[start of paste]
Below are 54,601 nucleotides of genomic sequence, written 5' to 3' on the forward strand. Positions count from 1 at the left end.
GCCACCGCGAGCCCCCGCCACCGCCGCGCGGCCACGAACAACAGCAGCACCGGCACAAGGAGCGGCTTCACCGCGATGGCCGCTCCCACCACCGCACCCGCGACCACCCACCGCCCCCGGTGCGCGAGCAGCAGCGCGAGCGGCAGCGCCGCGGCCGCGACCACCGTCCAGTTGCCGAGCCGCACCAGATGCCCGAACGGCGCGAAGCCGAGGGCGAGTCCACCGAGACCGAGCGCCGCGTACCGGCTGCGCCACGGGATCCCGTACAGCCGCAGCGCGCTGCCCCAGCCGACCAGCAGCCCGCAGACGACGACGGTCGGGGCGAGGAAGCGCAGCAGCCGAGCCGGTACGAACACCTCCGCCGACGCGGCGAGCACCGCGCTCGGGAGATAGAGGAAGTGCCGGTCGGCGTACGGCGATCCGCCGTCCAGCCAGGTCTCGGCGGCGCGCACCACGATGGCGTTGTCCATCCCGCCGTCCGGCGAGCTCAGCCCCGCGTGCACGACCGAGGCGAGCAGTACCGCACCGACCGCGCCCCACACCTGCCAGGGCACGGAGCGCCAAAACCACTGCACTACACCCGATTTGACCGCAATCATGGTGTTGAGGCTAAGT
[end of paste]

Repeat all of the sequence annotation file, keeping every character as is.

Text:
Below are 54,601 nucleotides of genomic sequence, written 5' to 3' on the forward strand. Positions count from 1 at the left end.
GCCACCGCGAGCCCCCGCCACCGCCGCGCGGCCACGAACAACAGCAGCACCGGCACAAGGAGCGGCTTCACCGCGATGGCCGCTCCCACCACCGCACCCGCGACCACCCACCGCCCCCGGTGCGCGAGCAGCAGCGCGAGCGGCAGCGCCGCGGCCGCGACCACCGTCCAGTTGCCGAGCCGCACCAGATGCCCGAACGGCGCGAAGCCGAGGGCGAGTCCACCGAGACCGAGCGCCGCGTACCGGCTGCGCCACGGGATCCCGTACAGCCGCAGCGCGCTGCCCCAGCCGACCAGCAGCCCGCAGACGACGACGGTCGGGGCGAGGAAGCGCAGCAGCCGAGCCGGTACGAACACCTCCGCCGACGCGGCGAGCACCGCGCTCGGGAGATAGAGGAAGTGCCGGTCGGCGTACGGCGATCCGCCGTCCAGCCAGGTCTCGGCGGCGCGCACCACGATGGCGTTGTCCATCCCGCCGTCCGGCGAGCTCAGCCCCGCGTGCACGACCGAGGCGAGCAGTACCGCACCGACCGCGCCCCACACCTGCCAGGGCACGGAGCGCCAAAACCACTGCACTACACCCGATTTGACCGCAATCATGGTGTTGAGGCTAAGT